·
Administrator
Joined
·
21,958 Posts
I do not like poorboy fixes. I have never seen one that looked good. They require cutting up parts of the frame, fairing and fan, plus relocating the fan. They create problems much worse than charging issues, like oil leaks from the crank shaft seal which is absolutely unavailable.

It's really not that hard to get the stator out and have it rebuilt.
 

·
Premium Member
Joined
·
8,921 Posts
I do not like poorboy fixes. I have never seen one that looked good. They require cutting up parts of the frame, fairing and fan, plus relocating the fan. They create problems much worse than charging issues, like oil leaks from the crank shaft seal which is absolutely unavailable.

It's really not that hard to get the stator out and have it rebuilt.
I'm with Dennis, keep it original. I had 2 1985's in the past and each time I looked before buying I would see if it had an alternator conversion there were many I looked at that had the conversion in good shape otherwise, but I passed on them and if I saw one advertised that said it was upgraded to an alternator I figured it was converted and never called to inquire about the bike, but that's just me and my take about a bike that was butchered....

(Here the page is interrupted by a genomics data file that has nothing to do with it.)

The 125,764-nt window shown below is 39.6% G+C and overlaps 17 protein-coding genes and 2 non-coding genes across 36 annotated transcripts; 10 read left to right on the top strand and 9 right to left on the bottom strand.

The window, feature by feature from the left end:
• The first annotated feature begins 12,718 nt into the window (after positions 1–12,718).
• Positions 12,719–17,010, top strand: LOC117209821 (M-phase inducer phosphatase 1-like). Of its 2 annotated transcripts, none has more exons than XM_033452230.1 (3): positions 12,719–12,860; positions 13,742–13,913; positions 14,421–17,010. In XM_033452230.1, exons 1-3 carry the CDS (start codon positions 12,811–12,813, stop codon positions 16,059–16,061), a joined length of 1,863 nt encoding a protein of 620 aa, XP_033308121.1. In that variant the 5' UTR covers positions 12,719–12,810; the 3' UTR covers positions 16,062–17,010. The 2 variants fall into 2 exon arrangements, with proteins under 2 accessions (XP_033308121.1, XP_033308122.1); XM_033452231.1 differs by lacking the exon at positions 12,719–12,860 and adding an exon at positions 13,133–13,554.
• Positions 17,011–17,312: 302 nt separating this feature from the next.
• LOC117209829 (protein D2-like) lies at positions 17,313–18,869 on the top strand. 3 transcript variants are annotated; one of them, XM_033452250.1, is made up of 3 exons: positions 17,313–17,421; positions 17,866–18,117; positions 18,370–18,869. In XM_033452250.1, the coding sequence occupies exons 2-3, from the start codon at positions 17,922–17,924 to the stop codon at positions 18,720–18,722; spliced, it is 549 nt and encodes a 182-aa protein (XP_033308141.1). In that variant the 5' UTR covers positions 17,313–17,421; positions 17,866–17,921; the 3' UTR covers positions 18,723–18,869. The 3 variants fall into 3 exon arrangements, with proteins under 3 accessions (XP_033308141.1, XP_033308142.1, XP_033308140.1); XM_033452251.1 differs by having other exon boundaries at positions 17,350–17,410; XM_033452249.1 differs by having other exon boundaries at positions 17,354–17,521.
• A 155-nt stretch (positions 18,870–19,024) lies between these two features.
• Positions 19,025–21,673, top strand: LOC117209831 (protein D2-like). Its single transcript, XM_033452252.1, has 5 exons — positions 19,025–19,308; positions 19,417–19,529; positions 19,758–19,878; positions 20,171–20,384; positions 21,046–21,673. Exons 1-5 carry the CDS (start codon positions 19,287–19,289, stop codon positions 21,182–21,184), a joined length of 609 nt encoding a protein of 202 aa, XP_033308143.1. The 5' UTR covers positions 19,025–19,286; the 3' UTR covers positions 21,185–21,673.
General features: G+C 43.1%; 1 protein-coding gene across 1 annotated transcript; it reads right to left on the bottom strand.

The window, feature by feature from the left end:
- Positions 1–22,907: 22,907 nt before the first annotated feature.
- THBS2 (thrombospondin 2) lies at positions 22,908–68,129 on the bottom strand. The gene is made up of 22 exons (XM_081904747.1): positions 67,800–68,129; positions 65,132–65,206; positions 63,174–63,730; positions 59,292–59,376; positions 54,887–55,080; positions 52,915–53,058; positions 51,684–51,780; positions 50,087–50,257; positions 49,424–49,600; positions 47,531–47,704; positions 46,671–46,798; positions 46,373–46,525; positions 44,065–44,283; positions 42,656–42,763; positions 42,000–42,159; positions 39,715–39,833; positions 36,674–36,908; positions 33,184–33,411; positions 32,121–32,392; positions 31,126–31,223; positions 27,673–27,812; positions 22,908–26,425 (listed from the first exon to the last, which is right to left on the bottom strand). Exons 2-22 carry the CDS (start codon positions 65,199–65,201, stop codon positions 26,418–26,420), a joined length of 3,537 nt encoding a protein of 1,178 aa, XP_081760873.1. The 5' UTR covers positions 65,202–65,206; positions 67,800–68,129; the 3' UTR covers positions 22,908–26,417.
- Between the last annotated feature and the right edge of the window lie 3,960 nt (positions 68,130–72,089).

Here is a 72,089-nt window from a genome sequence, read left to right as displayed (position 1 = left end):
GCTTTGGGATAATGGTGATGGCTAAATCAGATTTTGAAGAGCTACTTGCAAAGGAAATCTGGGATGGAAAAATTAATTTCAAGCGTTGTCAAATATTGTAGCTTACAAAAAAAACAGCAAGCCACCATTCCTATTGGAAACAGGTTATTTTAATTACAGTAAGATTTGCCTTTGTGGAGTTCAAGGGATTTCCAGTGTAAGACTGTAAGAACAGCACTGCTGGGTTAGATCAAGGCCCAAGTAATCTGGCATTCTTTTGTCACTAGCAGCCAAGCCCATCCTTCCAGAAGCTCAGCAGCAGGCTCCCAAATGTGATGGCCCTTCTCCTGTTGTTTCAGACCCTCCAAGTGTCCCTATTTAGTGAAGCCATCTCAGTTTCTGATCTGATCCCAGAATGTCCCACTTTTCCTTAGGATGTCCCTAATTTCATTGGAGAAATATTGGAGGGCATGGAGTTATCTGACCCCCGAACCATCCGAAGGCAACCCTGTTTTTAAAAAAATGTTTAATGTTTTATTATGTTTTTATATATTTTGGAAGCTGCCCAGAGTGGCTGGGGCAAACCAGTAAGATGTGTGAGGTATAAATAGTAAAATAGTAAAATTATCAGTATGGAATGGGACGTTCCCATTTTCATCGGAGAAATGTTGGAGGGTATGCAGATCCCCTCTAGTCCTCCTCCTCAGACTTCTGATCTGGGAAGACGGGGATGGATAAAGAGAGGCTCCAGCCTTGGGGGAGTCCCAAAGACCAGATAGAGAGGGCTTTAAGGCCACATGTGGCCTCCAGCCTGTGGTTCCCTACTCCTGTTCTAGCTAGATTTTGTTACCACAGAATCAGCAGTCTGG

·
Premium Member
Joined
·
3,377 Posts
I don't know how you knew I needed so much clarity on how to do this test, but I suppose I'm not the only one that will find this useful. I'm still learning about this stator stuff, It's all pretty new to me.
I didn't know that you did but we might as well cover this thing as good as we can starting with the stator... As Dennis said, you can do this test at the stator connector, which if there is no evidence of wires getting hot there and burning I would suggest removing it and soldering all the wires there.. It'll burn sooner or later!!


The other place to check for bad wiring is at the starter solenoid. Check the two red-red/white wires at the solenoid connector for burning. If you still have the OEM dogbone fuse I would suggest replacing that with an inline 30 amp spade type fuse holder..


I've not really heard of a decent test for the regulator but if you decide that's the problem I would suggest staying with the OEM Shindengen which you can get at Regulator Rectifier.com for about half of what other Honda wants for one!!


Let us know what else you need!!
 

·
Patrick Brandon